Suffering from PTSD and flashbacks from the attack, Muhammad made an attempt to harm himself but was stopped by a visiting support office who saved his life. Muhammad still maintains a relationship with both the support worker and paramedic that helped him on that day.

‘While I was homeless, there was a Pakistani, Muslim family who helped me off of the streets, giving me shelter in their own home. I helped look after their children by teaching them maths and helping with their homework, in return they taught me how to speak Arabic. They taught me so much about life.’

Mohamad has now devoted his life to helping vulnerable people off of the streets and into temporary accommodation. His friend stated that he has to look after Muhammad because otherwise he would give everything he owns to anybody he can help. 

Ronnie worked as a specialist scaffolder on the oil rigs in Jersey for 25 years. When I asked him about the dangers he faced on the rigs his voice took a lower tone and he replied. “When the storms come”.

“You were underneath the rigs most of the time. When you went down you would have to clip yourself to the scaffolding with a harness - you would have to clip it in quick!”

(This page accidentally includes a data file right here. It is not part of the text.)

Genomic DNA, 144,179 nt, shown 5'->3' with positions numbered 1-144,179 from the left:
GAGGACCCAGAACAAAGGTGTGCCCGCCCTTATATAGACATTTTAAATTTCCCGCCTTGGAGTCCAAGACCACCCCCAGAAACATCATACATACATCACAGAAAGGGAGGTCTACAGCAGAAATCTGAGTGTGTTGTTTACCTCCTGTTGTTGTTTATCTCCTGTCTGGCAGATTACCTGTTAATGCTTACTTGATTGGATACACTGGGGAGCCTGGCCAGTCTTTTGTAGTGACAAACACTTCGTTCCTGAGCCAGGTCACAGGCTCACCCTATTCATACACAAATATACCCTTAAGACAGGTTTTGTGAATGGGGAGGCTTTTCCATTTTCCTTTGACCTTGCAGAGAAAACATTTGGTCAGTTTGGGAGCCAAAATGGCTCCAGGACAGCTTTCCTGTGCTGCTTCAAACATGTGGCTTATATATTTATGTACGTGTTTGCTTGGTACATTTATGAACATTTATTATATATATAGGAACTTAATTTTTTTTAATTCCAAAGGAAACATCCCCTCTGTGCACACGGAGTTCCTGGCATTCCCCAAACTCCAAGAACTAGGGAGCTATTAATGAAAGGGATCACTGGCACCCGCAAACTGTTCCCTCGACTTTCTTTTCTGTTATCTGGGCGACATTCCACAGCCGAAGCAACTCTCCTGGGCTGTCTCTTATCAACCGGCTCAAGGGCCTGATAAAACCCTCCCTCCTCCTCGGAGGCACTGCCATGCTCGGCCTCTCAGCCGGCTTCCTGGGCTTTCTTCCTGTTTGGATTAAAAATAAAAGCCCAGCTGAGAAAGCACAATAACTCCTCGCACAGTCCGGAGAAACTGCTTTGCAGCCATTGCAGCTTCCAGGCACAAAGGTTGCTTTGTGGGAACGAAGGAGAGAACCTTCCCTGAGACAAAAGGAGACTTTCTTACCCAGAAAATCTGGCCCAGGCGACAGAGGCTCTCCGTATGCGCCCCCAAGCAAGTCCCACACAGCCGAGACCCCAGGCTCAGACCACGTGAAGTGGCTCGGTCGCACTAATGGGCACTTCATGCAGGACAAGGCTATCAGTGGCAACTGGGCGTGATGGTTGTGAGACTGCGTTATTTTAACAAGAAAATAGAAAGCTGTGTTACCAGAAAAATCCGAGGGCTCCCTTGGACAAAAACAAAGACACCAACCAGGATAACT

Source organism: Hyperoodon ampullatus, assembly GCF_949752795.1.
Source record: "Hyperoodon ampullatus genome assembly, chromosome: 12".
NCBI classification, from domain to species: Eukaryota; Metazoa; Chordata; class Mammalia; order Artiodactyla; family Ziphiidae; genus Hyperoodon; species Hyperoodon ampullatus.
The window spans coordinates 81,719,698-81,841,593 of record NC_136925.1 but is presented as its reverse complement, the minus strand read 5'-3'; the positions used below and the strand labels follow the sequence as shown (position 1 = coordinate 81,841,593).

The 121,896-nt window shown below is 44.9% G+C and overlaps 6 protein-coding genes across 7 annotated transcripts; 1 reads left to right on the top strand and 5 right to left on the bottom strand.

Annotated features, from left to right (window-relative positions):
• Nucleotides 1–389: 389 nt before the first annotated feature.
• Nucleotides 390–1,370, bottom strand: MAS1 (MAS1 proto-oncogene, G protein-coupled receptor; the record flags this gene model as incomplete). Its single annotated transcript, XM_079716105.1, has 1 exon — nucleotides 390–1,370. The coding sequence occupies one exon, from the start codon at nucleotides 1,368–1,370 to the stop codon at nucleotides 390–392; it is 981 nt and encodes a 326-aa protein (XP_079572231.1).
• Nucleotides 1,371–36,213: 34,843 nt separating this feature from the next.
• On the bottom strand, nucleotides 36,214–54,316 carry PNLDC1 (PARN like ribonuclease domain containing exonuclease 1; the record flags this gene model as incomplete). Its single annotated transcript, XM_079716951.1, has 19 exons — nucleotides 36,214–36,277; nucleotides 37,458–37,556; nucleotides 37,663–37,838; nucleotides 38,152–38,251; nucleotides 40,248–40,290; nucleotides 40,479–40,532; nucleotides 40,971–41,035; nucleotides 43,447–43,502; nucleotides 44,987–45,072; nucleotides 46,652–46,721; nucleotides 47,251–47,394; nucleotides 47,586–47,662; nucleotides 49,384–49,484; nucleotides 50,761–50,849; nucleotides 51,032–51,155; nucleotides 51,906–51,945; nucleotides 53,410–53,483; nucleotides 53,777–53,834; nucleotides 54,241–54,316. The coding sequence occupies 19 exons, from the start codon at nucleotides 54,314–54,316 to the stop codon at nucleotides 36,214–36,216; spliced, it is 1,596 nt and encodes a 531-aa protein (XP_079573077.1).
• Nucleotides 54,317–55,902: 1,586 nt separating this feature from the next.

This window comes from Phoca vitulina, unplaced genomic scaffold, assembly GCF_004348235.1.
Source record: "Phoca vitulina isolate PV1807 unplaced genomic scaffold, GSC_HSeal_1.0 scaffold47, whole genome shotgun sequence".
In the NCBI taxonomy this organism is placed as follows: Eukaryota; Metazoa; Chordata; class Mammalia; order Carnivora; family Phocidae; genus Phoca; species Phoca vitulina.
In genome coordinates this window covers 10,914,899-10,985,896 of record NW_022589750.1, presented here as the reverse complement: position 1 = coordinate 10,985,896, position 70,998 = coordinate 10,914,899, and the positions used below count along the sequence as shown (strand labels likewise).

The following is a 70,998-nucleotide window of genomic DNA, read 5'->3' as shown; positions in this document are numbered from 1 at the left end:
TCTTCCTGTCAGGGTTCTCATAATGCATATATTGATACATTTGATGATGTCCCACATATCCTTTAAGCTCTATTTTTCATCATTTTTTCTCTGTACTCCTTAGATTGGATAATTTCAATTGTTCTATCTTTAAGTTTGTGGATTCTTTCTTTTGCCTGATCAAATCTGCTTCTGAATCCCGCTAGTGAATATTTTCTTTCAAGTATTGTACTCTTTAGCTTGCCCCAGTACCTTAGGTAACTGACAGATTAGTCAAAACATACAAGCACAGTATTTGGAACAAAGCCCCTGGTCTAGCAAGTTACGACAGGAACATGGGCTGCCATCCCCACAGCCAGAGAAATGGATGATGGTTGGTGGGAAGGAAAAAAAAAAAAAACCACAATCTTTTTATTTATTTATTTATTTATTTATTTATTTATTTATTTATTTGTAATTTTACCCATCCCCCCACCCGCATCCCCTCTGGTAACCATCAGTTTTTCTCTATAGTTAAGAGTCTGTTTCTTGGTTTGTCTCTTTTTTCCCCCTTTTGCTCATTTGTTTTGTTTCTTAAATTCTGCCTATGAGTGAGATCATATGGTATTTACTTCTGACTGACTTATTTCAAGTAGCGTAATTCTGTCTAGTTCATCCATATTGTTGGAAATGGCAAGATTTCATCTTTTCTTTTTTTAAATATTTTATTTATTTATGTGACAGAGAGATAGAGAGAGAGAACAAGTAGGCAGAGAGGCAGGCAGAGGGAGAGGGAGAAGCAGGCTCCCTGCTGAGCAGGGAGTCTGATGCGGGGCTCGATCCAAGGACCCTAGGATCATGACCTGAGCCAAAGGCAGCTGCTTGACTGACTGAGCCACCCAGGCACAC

“Sometimes when you were working under the rigs an alarm would go off that would signify a storm coming and when that happened you would have to leave everything, tools the lot… and get back up to the top.” 

“There was one time where a young lad i was working with went back for his walkie talkie because the safety managers told everyone to never misplace them.”
“A £60 Walkie Talkie - It fucking takes the piss.”
“He was new to the job so I took him under my wing. The alarm went off and so we had to get out. I was in front of him and when he turned around I shouted what you doing and he said I'm going back for my Walkie Talkie.”
 “ I said don't be daft, leave it! We only have minutes! There's a big storm coming.”